The Atlantic hurricane season for 2017 is upon us, and the solar minimum has brought about some of the most destructive storms in recent memory. It started in eastern Texas and into Louisiana with Harvey. Millions of dollars will be needed for the cleanup efforts. Hurricane Irma has come from a punishing couple of days in the Caribbean Sea, and now she’s headed onto the Florida peninsula. On her heals, however, are two hurricanes. José is already considered a category 4 hurricane. Katia is a bit further to the southwest, and the author isn’t sure of her current status.
The author is a major language buff. His late nights are known to involve grammar and morphological research into heaven knows how many tongues. One of his recent musings found him in Puerto Rico’s Taíno language, wherein the translation of the Lord’s Prayer is well known. In Matthew 9:13 (ESV), Jesus prays:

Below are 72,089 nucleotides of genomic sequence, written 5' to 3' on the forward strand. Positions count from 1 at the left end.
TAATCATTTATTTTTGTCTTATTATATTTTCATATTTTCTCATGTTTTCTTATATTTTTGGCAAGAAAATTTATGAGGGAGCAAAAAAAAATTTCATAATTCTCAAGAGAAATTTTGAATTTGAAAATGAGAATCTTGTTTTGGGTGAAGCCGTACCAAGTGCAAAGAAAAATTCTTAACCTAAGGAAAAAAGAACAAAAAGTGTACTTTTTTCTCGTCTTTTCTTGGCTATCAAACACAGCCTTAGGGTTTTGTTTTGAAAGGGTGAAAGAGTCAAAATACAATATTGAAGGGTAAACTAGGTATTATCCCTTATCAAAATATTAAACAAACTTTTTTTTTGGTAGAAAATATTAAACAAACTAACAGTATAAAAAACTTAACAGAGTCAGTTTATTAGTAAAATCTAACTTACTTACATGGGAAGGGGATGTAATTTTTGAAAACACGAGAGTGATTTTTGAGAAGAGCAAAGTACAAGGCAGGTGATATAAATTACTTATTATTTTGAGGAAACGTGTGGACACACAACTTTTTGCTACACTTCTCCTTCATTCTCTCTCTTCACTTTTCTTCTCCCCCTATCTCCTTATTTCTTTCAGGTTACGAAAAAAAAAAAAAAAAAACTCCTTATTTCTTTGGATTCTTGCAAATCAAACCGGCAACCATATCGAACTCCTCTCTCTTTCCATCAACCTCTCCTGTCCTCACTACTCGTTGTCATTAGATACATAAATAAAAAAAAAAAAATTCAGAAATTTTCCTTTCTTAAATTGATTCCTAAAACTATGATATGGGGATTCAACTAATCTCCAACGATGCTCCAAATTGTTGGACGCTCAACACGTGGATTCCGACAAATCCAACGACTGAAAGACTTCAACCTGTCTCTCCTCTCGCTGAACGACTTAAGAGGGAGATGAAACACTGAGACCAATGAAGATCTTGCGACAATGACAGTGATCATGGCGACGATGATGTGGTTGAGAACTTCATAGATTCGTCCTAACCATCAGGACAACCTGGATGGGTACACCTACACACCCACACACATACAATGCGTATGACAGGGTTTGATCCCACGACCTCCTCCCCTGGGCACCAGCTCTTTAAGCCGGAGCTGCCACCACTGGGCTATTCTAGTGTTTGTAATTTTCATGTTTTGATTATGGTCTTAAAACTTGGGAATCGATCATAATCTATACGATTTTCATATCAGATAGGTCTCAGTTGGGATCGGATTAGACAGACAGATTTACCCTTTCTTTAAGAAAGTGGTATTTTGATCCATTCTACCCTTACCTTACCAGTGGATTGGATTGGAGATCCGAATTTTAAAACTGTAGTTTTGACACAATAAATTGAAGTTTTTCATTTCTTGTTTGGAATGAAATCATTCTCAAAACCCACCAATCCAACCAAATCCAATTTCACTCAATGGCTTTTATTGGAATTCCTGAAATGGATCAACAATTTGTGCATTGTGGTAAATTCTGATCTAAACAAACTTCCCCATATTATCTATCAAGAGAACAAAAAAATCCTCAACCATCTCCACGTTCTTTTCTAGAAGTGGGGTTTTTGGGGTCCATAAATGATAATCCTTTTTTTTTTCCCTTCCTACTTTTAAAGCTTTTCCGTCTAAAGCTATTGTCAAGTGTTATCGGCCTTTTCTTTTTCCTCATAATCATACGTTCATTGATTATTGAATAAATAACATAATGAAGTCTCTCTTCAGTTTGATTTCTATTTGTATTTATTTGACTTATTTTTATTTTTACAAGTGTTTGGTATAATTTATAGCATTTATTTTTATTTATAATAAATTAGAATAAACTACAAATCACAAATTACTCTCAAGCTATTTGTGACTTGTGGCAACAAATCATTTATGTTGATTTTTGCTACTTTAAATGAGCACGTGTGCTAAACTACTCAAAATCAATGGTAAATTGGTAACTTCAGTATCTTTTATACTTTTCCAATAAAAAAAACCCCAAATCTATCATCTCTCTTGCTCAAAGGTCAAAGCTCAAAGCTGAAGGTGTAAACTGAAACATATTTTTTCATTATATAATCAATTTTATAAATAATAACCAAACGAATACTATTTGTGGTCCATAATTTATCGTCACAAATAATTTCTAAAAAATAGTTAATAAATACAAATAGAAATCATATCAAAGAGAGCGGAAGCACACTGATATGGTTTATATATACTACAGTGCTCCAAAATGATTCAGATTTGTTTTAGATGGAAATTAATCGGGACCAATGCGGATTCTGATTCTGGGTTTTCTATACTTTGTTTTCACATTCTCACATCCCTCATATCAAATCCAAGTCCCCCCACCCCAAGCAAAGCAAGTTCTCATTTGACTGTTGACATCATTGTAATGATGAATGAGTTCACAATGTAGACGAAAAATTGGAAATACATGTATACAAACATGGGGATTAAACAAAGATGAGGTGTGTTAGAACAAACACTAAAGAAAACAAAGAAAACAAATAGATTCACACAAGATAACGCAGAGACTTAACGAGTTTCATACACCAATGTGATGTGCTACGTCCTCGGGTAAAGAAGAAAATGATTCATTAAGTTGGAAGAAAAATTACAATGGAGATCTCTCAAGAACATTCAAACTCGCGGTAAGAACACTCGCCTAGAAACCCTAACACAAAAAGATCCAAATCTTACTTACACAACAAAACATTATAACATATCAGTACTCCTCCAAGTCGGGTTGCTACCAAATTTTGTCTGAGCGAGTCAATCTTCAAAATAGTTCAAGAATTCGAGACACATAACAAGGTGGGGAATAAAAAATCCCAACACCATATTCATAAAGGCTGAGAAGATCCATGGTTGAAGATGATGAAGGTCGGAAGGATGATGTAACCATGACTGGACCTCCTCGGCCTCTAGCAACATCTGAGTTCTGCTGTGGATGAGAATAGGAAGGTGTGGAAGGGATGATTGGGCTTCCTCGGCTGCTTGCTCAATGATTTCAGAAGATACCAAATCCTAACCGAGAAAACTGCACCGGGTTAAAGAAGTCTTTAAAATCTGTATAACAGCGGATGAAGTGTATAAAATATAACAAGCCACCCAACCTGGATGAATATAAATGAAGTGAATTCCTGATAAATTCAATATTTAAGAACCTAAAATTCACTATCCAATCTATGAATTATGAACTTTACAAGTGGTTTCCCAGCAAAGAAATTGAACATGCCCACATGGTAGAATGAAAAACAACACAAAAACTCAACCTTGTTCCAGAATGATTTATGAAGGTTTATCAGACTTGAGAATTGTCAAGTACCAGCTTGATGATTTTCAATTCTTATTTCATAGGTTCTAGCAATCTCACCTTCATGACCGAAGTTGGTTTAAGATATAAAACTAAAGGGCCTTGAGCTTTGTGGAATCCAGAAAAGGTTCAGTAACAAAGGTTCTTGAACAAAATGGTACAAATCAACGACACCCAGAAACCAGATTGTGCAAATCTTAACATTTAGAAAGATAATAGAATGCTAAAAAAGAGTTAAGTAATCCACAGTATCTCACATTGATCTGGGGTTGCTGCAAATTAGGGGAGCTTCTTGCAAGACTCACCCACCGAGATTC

And lead us not into temptation, but deliver us from evil.
In Taíno, evil is indicated as Urakangai, which relates to the spirit in their previous animistic religion which was thought to cause hurricanes.
But lead us not into temptation, but deliver us from hurricanes?
Old and New Testaments are full of storms and the deliverance therefrom, but this is a new slant on such deliverance narratives. For the indigenous peoples of the Caribbean region, the hurricane meant ultimate destruction. As we saw today from Hurricane Irma in Antigua and Barbuda, she flattened the already flat island, and she did away with much infrastructure.
The greatest adversary is blowing on us. it’s a million times stronger than the big bad wolf. It’s akin to Urakangai, the hurricane spirit. Satan wishes to steal, kill and destroy. But Satan doesn’t own the wind. He just gathers what God has already created, and he twists it into devilish forms so that it’s ready for his sordid ends.
Along with the people up and down the eastern seaboard of the United States, I pray with the Taínos against hurricanes and all storms, lest our little islands in God’s infinite sea of grace be put to naught.
Our infrastructure may be put to naught, but our faith in Jesus Christ, if it remain strong, will withstand until Urakangai is a joke of a far gone time.